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Rational operator* (const Rational& x, const Rational& y){

Rational z (x.num * y.num, x.den * y.den);

return z;

}

the objects x and y will not allow the function access to their private data members.  Here’s where the idea of a friend function comes in.

//overloading2.cpp

//Rational class w/ overloaded * operator in friend function

//Borland C++ 5.02

//Project Target Type: Application - Target Model: Console

//modified from Hubbard

#include <iostream>

class Rational {

friend Rational operator* (const Rational&, const Rational&);

public:

  Rational (int=0, int=1);

  Rational (const Rational&);

void print();

  Rational& operator= (const Rational&);

private:

int num, den;

  int gcd (int j, int k) {if (k==0) return j; return gcd(k, j%k);}

  void reduce () {int g = gcd(num, den); num /= g; den /= g;}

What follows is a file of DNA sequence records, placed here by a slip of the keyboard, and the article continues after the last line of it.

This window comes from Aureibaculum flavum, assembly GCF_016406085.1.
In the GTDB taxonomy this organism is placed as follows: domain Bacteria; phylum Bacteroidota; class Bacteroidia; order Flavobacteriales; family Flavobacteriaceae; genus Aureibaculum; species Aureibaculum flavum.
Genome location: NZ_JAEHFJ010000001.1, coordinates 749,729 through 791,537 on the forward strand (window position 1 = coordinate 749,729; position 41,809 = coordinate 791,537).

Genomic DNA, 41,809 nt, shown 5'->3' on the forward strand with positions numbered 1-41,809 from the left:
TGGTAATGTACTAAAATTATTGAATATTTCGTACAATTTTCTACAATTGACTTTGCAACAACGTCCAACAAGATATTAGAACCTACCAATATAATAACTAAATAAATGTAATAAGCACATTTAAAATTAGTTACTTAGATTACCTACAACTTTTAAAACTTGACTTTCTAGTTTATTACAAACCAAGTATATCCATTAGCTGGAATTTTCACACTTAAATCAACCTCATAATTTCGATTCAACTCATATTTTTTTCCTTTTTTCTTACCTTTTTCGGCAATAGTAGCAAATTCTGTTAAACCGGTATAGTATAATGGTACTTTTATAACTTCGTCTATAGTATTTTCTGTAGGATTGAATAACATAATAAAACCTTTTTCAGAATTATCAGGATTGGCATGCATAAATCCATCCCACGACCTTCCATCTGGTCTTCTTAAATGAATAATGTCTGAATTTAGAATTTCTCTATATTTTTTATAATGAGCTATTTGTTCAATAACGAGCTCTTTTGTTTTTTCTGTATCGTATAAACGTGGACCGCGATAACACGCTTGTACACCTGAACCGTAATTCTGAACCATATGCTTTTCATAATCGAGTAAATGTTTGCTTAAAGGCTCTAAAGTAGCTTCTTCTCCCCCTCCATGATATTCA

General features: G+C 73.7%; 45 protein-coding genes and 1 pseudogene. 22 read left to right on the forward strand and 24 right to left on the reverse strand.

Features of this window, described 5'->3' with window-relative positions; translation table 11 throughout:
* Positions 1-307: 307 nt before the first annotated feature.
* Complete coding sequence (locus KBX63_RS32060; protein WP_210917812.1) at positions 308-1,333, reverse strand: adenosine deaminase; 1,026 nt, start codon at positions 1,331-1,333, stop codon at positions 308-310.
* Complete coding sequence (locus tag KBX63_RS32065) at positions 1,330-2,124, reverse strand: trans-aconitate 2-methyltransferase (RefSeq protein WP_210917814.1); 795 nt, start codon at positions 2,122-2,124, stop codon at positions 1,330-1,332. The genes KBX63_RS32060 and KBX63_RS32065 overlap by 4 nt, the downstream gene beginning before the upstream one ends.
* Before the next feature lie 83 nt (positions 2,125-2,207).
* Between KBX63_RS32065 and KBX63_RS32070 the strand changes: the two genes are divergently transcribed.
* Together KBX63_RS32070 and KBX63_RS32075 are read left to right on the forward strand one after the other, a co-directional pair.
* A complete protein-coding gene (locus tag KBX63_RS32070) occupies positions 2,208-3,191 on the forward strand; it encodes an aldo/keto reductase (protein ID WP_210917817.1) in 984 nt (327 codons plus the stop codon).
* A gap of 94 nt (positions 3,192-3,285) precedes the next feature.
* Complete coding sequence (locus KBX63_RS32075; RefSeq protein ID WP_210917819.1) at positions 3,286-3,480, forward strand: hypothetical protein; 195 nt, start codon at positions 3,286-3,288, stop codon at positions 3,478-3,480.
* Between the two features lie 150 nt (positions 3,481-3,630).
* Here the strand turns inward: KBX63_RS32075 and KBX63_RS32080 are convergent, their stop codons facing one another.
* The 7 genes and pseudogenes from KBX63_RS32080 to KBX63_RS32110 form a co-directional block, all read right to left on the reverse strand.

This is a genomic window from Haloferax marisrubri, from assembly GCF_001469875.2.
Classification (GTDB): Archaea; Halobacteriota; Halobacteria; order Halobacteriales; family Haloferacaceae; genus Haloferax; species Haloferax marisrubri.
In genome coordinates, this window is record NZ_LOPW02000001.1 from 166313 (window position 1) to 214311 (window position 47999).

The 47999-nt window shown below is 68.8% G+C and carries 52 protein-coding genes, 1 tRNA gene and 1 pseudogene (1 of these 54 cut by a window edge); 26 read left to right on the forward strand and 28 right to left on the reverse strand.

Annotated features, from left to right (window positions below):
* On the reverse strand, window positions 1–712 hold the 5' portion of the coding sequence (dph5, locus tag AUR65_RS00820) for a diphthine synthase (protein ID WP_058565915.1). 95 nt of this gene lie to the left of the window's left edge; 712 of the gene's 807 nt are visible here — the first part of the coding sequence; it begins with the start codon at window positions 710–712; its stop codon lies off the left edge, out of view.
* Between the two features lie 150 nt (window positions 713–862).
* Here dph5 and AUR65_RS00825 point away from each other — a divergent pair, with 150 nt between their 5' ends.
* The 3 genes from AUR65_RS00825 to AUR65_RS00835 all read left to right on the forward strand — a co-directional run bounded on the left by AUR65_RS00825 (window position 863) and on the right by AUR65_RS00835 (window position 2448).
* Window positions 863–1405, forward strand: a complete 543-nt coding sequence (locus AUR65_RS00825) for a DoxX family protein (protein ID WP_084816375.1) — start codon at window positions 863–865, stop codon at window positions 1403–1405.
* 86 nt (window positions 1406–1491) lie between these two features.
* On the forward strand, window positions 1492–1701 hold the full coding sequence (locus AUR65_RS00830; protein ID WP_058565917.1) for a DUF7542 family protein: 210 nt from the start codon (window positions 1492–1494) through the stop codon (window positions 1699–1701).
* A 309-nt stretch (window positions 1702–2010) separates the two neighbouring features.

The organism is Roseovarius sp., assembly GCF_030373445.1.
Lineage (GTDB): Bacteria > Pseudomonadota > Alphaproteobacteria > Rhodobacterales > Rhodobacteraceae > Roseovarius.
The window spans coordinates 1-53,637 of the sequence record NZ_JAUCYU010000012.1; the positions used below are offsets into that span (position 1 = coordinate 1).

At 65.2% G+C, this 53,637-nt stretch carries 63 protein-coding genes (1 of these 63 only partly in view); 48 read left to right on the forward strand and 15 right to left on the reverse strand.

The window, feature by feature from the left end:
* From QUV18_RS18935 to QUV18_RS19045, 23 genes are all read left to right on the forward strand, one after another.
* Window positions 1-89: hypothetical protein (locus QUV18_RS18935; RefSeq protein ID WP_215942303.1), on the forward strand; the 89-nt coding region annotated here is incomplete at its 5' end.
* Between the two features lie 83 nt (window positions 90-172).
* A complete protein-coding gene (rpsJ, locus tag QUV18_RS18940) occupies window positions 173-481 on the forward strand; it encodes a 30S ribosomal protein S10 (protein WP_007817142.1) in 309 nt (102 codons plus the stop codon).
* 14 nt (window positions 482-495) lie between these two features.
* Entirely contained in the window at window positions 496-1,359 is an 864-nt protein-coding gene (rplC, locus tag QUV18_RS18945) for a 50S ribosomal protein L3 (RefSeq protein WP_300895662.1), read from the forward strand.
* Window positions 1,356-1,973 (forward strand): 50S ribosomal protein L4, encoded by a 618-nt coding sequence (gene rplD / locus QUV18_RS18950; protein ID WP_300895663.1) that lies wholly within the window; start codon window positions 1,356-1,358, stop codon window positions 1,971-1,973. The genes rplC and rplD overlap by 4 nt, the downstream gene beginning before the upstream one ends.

};

int main(){

Rational x(22,7), y(-3, 8), z;

  z = x;

  cout << "\nz=  "; z.print();

  x = y * z;

  cout << "\nx=  "; x.print();

  cout << "\n\n\nPress any key to close console window:  ";

  char c; cin >> c;

return 0;

}

Rational::Rational (int n, int d) : num (n), den (d){

reduce();

}

Rational::Rational (const Rational& r) : num(r.num), den(r.den){

}

void Rational::print(){

cout << num << '/' << den;

}

Rational& Rational::operator= (const Rational& r){

num = r.num;

  den = r.den;

overloading.doc4 of 14

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